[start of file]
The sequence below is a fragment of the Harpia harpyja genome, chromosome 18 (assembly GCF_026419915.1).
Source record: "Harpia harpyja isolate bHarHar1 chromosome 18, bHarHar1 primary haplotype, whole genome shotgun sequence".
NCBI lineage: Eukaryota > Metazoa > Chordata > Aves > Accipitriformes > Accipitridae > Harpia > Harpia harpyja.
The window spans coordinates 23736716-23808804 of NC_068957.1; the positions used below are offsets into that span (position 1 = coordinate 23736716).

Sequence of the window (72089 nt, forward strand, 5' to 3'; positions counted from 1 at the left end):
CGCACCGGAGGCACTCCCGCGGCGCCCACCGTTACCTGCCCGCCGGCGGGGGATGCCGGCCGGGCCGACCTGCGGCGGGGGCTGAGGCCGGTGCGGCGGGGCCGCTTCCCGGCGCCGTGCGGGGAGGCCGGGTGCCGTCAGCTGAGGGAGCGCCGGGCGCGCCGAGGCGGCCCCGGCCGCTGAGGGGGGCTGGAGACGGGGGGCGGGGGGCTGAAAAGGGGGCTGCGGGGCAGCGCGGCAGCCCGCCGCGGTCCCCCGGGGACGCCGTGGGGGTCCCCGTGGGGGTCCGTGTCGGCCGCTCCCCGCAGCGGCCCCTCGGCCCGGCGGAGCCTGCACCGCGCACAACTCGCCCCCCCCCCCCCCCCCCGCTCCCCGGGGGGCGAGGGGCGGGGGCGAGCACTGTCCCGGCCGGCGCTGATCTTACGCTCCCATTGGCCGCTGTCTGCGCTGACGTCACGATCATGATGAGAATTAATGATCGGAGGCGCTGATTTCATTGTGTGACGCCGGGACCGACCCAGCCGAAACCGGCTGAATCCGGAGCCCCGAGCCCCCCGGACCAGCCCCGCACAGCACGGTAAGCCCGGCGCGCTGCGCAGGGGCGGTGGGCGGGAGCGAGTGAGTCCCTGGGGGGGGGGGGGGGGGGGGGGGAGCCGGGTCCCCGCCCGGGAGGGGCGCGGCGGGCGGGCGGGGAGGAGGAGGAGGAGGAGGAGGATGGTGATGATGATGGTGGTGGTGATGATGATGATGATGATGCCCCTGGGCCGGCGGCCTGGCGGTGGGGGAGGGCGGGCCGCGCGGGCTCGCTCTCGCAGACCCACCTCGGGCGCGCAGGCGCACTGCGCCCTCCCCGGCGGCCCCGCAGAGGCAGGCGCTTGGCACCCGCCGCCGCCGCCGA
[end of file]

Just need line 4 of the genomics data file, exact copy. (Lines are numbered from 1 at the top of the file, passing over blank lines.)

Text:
The window spans coordinates 23736716-23808804 of NC_068957.1; the positions used below are offsets into that span (position 1 = coordinate 23736716).